While some men are praised by their paramours for their sensitivity or good lucks, Melua in "Scary Films" lauds praises over her lover for helping her chase away her nightmares. Though the lyrics on a cursory level may sound childish but coupled with Melua's girlish vocal twirls over its enchanting dreamy melody, "Scary Films" is so enchanting that one feels transported right into a fairy tale. Again utilizing the same "horror" theme is "Ghost Town," a forlorn broken hearted jazz ballad with a slight touch of Hank Williams' blues.
Read more ›
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5 of 5 people found the following review helpful By mcmoxie on May 5, 2009
Format: Audio CD
I've been a Katie Melua fan for a while now. I have to say, this is my favorite of her 3 full studio albums. Technically, this is not a new Katie Melua album, but it's new to the States. Kudos to her record company for putting it out here and at such a low price. It's so much better than having to plunk down extra money for the import.

I hear a noticeable difference on this album from her previous two. Katie has grown - vocally, musically and lyrically. Her voice is perfect; she sings impeccably. If I'm not mistaken, all the tracks on this album are original songs except for Katie's bold and beautiful cover of Leonard Cohen's "In My Secret Life".

Several songs stand out for me: "If the Lights Go Out" - a jingly/jangly Pop song about the end of the world. Reminds me of 10,000 Maniacs "Like the Weather" - a song about clinical depression done with a Pop sensibility. "What I Miss About You" is an awesome anti-breakup song. Lyrically, I am reminded of Alanis Morissette but musically, I hear Brandi Carlile. The lyrics are cold but Katie's voice is warm and flows with deep emotion. I'd hate to be the guy on the other end of that song. And how about, "If You Were a Sailboat" a deeply poetic love song.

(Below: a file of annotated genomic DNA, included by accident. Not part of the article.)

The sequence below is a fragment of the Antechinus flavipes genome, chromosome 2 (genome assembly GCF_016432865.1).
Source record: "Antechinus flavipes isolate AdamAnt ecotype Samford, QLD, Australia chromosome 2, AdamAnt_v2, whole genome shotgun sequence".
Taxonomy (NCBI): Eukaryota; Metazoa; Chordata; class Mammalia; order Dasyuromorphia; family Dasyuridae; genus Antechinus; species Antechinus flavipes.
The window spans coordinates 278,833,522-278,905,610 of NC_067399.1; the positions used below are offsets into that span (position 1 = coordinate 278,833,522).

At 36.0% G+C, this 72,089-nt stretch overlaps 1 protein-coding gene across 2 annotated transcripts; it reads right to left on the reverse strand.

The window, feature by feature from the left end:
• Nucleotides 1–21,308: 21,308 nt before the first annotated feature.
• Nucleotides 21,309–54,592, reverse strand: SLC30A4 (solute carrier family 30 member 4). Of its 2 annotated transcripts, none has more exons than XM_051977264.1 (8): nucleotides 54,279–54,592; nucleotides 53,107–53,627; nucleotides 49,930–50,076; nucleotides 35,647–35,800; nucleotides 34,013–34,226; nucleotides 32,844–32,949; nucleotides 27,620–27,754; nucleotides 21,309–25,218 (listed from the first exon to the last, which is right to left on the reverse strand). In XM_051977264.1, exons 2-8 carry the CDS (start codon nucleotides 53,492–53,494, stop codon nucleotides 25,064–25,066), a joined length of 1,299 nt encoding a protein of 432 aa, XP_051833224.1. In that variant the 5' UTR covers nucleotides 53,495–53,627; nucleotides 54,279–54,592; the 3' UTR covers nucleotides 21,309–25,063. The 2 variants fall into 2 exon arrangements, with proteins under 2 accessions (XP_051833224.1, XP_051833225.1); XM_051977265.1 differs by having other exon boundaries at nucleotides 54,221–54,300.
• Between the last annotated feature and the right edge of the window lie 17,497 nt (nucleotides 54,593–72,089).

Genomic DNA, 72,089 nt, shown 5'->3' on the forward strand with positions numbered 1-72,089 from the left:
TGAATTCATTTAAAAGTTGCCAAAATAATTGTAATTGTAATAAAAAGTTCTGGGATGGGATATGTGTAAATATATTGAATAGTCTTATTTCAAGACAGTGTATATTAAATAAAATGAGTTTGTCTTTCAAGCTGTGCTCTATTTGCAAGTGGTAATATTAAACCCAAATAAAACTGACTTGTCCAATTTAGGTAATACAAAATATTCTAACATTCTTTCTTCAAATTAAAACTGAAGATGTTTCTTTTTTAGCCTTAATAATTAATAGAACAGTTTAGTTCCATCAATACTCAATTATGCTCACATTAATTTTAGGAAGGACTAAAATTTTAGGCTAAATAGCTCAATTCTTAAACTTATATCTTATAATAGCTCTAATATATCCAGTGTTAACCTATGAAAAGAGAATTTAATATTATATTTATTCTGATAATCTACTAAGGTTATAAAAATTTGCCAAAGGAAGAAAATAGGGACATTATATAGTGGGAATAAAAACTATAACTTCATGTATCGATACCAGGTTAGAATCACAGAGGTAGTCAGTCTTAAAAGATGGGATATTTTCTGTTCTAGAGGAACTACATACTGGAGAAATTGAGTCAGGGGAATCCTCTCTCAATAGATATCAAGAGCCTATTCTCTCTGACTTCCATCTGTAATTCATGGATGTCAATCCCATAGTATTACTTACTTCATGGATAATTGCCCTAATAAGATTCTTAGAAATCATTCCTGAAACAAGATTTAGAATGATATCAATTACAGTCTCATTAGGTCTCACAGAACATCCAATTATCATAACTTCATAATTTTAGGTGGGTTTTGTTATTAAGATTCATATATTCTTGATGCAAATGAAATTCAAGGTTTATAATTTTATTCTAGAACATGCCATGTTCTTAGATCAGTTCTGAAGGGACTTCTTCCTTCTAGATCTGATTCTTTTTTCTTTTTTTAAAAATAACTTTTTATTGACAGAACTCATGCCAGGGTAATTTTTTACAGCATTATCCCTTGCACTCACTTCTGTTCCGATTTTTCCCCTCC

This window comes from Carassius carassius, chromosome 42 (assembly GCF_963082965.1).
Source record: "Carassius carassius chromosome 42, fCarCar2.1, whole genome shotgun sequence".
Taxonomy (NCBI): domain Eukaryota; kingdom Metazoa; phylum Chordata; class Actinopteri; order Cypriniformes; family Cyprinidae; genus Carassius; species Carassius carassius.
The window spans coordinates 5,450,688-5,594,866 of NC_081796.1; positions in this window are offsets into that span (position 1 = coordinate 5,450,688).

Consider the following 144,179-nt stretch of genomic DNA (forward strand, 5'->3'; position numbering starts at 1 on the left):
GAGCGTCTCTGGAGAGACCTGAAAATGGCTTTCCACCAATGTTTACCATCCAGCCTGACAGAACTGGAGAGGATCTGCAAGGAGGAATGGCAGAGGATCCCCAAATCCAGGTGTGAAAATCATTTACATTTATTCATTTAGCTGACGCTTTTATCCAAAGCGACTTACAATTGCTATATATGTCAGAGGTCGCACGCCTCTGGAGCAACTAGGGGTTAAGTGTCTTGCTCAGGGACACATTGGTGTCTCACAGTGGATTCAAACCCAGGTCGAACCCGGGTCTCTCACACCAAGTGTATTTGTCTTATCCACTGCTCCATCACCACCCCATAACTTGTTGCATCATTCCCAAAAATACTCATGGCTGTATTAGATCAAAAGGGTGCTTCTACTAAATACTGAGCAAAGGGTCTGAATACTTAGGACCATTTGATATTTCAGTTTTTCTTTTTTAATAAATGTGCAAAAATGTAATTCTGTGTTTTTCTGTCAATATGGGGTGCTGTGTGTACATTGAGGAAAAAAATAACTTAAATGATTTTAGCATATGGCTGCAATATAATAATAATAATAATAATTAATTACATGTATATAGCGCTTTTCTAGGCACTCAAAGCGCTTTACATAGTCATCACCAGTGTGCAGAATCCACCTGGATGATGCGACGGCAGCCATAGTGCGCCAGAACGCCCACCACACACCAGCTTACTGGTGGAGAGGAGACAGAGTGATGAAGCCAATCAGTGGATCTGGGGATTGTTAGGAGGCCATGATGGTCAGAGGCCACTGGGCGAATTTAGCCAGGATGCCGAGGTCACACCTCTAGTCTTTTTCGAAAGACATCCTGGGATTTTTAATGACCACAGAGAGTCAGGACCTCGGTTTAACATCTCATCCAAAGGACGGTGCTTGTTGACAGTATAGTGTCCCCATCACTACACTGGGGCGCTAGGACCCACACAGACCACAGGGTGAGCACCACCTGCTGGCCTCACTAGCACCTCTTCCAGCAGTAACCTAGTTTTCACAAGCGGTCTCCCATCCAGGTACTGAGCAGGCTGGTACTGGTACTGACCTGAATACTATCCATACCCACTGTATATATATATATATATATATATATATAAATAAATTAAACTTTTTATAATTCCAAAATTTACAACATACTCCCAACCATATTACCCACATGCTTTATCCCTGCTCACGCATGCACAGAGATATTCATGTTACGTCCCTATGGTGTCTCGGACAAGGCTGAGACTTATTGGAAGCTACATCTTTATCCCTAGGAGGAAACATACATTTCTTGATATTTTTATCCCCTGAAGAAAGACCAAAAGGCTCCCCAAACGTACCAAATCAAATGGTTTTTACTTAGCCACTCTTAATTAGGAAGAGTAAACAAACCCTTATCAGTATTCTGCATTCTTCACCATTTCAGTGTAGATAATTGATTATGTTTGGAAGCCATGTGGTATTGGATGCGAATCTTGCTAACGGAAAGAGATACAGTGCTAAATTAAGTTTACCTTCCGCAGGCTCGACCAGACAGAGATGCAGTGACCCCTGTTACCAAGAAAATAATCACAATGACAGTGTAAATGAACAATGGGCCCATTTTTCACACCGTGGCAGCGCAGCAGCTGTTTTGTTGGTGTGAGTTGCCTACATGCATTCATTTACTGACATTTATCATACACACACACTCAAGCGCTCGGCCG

Katie Melua is an artist with longevity - her UK career proves that. Pictures is the next chapter in what will be a long journey for a very talented and gifted artist.
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4 of 4 people found the following review helpful By jazzias on May 5, 2009
Format: Audio CD
This is the American version of her 2007 release.
It is a thematic album full of cinematic references - touching upon old-school Hollywood, horror and cowboy movies.
But there's more to the album's 12 songs.
Katie herself points out that "Pictures" is 'darker' than her first two albums and also that it features a lot more of her own input.
It is not significantly darker, but there is a hint of things to come now that Katie is branching out on her own after her three-album collaboration with Mike Batt, her manager, primary songwriter and producer.
On this one, the 24 year-old singer/songwriter seems to have realised that she's outgrown her mentor : in a way, the six songs she's penned for "Pictures" sound altogether more vital, more interesting and more affecting than Batt's seven offerings.
Throughout the album, there are the same everyday themes that someone like Lily Allen sings about, but with none of the brashness that Lily adopts. Katie's songs are far more subtle.